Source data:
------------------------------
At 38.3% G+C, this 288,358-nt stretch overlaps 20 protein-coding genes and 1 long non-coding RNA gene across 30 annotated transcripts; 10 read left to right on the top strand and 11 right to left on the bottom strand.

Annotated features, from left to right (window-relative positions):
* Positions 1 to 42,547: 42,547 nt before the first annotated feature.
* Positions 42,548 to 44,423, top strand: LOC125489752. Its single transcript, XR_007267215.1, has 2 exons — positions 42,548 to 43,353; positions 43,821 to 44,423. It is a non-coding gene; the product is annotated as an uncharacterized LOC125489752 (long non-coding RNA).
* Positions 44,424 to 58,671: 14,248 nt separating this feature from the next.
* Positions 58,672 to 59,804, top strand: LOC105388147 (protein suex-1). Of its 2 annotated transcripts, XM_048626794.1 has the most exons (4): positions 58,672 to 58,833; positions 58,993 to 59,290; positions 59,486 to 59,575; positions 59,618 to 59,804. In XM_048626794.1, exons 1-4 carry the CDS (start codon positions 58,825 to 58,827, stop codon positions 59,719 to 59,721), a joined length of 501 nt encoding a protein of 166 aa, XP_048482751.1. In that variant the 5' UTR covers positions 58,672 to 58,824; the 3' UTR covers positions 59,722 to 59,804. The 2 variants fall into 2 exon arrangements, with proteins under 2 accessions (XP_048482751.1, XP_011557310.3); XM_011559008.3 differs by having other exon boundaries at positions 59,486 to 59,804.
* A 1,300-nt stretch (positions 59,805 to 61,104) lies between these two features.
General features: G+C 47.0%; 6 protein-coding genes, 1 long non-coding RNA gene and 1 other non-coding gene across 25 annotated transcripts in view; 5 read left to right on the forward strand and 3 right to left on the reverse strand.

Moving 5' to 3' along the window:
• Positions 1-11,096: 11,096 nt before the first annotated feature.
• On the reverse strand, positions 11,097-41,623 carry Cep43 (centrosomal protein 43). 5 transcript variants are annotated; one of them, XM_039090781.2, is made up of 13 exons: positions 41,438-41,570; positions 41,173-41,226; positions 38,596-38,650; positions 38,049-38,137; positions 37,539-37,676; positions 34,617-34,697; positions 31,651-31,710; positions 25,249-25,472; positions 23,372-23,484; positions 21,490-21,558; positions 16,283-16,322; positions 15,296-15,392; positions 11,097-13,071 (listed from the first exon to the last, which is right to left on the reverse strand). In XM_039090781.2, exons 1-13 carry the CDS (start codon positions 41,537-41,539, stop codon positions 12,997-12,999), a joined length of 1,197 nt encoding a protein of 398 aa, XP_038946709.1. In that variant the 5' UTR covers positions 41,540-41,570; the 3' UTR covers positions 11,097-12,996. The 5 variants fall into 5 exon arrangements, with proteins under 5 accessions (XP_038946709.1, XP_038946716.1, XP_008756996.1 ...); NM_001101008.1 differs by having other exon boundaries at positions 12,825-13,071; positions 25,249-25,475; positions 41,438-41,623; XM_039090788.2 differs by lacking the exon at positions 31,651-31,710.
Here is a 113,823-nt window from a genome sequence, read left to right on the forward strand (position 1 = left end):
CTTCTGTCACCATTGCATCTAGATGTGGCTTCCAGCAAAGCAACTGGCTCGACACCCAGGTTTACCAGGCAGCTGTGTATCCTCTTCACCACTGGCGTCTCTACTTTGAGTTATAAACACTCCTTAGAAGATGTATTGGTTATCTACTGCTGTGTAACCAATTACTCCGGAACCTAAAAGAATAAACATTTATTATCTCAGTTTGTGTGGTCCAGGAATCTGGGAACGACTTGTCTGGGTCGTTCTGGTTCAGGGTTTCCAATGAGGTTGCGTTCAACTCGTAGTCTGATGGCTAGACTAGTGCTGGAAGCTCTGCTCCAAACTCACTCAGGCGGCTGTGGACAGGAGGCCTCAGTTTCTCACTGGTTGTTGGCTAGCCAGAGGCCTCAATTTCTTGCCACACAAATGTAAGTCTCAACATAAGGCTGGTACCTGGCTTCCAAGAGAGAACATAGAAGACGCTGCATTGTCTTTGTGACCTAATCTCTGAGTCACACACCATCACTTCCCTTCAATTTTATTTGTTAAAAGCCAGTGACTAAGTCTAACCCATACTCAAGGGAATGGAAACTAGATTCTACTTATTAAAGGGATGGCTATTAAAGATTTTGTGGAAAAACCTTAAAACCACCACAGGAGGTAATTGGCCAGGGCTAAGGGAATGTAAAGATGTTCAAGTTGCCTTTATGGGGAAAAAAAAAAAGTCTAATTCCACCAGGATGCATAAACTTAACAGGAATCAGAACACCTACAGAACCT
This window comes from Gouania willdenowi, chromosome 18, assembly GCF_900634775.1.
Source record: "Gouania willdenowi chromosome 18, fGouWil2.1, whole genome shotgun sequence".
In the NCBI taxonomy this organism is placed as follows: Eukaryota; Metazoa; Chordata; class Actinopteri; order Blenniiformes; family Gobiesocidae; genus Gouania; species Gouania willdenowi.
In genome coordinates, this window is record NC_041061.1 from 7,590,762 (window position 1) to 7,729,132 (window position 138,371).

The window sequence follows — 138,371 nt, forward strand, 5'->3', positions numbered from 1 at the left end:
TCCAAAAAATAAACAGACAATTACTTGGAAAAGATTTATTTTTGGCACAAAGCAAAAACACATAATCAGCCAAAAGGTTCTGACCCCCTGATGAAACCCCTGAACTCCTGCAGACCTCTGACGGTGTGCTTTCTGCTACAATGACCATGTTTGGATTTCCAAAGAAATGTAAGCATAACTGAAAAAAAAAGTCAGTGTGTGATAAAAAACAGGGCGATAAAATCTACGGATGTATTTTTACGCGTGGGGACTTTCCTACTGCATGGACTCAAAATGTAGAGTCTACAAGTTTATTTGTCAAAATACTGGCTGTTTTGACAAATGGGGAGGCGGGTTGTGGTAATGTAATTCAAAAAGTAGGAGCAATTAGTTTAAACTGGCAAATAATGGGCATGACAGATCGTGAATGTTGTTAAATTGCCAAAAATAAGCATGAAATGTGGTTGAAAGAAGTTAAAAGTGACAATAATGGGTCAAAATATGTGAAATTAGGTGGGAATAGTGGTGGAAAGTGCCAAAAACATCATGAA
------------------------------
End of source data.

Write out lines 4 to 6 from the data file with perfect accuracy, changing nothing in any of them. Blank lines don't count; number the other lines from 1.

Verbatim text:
* Positions 42,548 to 44,423, top strand: LOC125489752. Its single transcript, XR_007267215.1, has 2 exons — positions 42,548 to 43,353; positions 43,821 to 44,423. It is a non-coding gene; the product is annotated as an uncharacterized LOC125489752 (long non-coding RNA).
* Positions 44,424 to 58,671: 14,248 nt separating this feature from the next.
* Positions 58,672 to 59,804, top strand: LOC105388147 (protein suex-1). Of its 2 annotated transcripts, XM_048626794.1 has the most exons (4): positions 58,672 to 58,833; positions 58,993 to 59,290; positions 59,486 to 59,575; positions 59,618 to 59,804. In XM_048626794.1, exons 1-4 carry the CDS (start codon positions 58,825 to 58,827, stop codon positions 59,719 to 59,721), a joined length of 501 nt encoding a protein of 166 aa, XP_048482751.1. In that variant the 5' UTR covers positions 58,672 to 58,824; the 3' UTR covers positions 59,722 to 59,804. The 2 variants fall into 2 exon arrangements, with proteins under 2 accessions (XP_048482751.1, XP_011557310.3); XM_011559008.3 differs by having other exon boundaries at positions 59,486 to 59,804.